The Investment column: Celltech lesson

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The Independent Online
The Investment column: Celltech lesson

Chief executives who admit their companies are overvalued are rare, and biotech group Celltech's Peter Fellner is not usually among them. But yesterday he admitted that the biotech sector had been overvalued before the British Biotech scandal prompted its dramatic re-rating. As Celltech yesterday said it had leapt another hurdle on the way to US Federal Drug Administration approval for a pioneering treatment for leukaemia, Dr Fellner is anxious to avoid the perception that Celltech is sitting on a wonder drug.

The last time Celltech was on the cusp of such greatness was in early 1997 when its shares hit 683p on expectations for a drug developed by Bayer to which it had royalty rights. The shares halved when Bayer reported negative test results, despite Celltech's belief that the drug represented only a third of the share price.

Celltech's CMA676 - a treatment for acute myeloid leukaemia developed in conjunction with American Home Products - has performed well in phase two trials. It is to take the FDA fast-track to market approval, expected in March or April 2000. The market barely reacted to the news, the shares gaining 1p to 456p.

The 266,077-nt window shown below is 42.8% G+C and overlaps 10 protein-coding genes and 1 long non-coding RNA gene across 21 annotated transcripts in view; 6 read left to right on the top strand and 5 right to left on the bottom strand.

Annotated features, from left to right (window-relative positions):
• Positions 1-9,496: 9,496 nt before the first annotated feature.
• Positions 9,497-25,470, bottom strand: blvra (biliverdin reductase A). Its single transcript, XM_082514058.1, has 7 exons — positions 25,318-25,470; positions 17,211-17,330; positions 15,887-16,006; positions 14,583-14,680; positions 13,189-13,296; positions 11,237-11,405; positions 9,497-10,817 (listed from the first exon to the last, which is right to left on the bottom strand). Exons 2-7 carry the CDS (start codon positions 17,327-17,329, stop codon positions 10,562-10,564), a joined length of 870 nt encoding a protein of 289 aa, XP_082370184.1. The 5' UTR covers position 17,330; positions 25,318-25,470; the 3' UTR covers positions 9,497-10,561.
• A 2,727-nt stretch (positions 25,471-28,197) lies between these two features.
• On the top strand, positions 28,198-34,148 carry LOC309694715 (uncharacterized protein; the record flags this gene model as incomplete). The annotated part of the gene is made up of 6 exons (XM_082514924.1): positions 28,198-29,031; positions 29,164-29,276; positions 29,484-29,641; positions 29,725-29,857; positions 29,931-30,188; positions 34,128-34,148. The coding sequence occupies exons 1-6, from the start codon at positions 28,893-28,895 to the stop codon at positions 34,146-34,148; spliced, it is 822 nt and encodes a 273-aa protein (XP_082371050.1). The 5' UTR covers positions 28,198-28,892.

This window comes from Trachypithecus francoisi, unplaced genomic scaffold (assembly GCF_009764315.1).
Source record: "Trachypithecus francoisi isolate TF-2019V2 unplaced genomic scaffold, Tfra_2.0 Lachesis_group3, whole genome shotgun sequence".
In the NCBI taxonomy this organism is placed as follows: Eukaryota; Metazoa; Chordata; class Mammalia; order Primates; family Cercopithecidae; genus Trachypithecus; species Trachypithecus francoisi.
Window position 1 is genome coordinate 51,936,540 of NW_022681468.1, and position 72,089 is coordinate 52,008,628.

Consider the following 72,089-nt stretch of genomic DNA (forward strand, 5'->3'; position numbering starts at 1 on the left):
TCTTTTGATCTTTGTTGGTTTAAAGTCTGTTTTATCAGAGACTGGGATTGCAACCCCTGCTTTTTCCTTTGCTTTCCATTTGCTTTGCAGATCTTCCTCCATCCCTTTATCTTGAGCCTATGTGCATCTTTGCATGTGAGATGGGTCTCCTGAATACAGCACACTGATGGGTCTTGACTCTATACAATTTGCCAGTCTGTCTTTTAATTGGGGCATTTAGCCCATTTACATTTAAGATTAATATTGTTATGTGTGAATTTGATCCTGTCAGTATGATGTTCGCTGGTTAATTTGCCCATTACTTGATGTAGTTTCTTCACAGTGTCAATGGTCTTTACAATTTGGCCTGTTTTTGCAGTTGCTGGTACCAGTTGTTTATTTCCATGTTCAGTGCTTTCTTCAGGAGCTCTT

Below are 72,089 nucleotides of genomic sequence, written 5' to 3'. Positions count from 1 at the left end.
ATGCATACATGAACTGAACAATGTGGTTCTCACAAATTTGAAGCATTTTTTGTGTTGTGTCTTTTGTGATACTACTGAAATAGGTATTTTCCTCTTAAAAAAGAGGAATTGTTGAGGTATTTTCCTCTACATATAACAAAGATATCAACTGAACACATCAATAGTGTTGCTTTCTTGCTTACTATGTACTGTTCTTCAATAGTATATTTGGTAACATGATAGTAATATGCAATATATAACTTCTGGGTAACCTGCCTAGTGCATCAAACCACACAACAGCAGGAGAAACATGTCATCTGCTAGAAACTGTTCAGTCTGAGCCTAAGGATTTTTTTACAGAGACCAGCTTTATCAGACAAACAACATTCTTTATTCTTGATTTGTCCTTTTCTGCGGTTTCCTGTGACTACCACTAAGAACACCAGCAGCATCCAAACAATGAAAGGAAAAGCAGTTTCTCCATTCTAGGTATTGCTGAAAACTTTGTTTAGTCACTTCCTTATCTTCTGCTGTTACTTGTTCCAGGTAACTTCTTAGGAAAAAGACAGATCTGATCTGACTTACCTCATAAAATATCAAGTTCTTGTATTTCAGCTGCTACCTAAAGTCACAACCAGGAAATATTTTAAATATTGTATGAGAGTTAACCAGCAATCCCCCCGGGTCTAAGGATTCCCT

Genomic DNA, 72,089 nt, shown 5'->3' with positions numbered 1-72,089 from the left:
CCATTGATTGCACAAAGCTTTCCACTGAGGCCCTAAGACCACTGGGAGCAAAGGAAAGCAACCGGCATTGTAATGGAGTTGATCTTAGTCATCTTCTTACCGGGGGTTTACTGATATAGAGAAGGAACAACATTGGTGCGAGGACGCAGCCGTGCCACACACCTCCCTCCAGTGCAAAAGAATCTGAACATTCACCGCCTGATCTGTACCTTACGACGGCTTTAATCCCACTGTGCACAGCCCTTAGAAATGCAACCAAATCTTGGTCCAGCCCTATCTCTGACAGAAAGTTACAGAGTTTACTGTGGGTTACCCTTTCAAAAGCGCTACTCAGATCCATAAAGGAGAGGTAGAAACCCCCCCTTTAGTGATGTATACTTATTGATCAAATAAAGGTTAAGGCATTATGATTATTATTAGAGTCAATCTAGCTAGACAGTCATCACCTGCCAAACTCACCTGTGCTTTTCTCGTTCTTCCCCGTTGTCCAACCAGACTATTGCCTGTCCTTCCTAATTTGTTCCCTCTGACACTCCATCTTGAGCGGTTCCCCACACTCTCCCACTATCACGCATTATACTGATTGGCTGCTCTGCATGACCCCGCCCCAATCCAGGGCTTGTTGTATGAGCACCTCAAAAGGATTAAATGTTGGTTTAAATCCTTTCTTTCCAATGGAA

Prescriptions would follow within weeks of approval, and analysts expect annual earnings of at least $150m (pounds 93m), of which Celltech would take a "high teens" royalty amounting to around $30m annually. Although the direct market is limited around 15,000 patients, the drug has the potential to generate spin-offs for 130,000.

Should earnings come through, Celltech will enter profitability in the second half of next year and should break even in the next full year. The effect of securing a substantial income stream would mark a qualitative and quantitative change in the value of Celltech, with a corresponding hike in the share price.

Celltech's lesson from 1997 was to diversify. There are several less advanced projects in the test tube - each with their own risks - and none as pioneering as CMA676. The company is seeking a partner to offset the costs here and also has a modest, but growing, income from antibody royalties. Positive news flow from these activities in forthcoming months may tip Celltech a little higher.

Should CMA676 fall at the last hurdle, the damage to sentiment would far exceed the 55p analysts estimate it to be worth. At 456p, and with earnings some way off and dividends further, Celltech looks fully valued.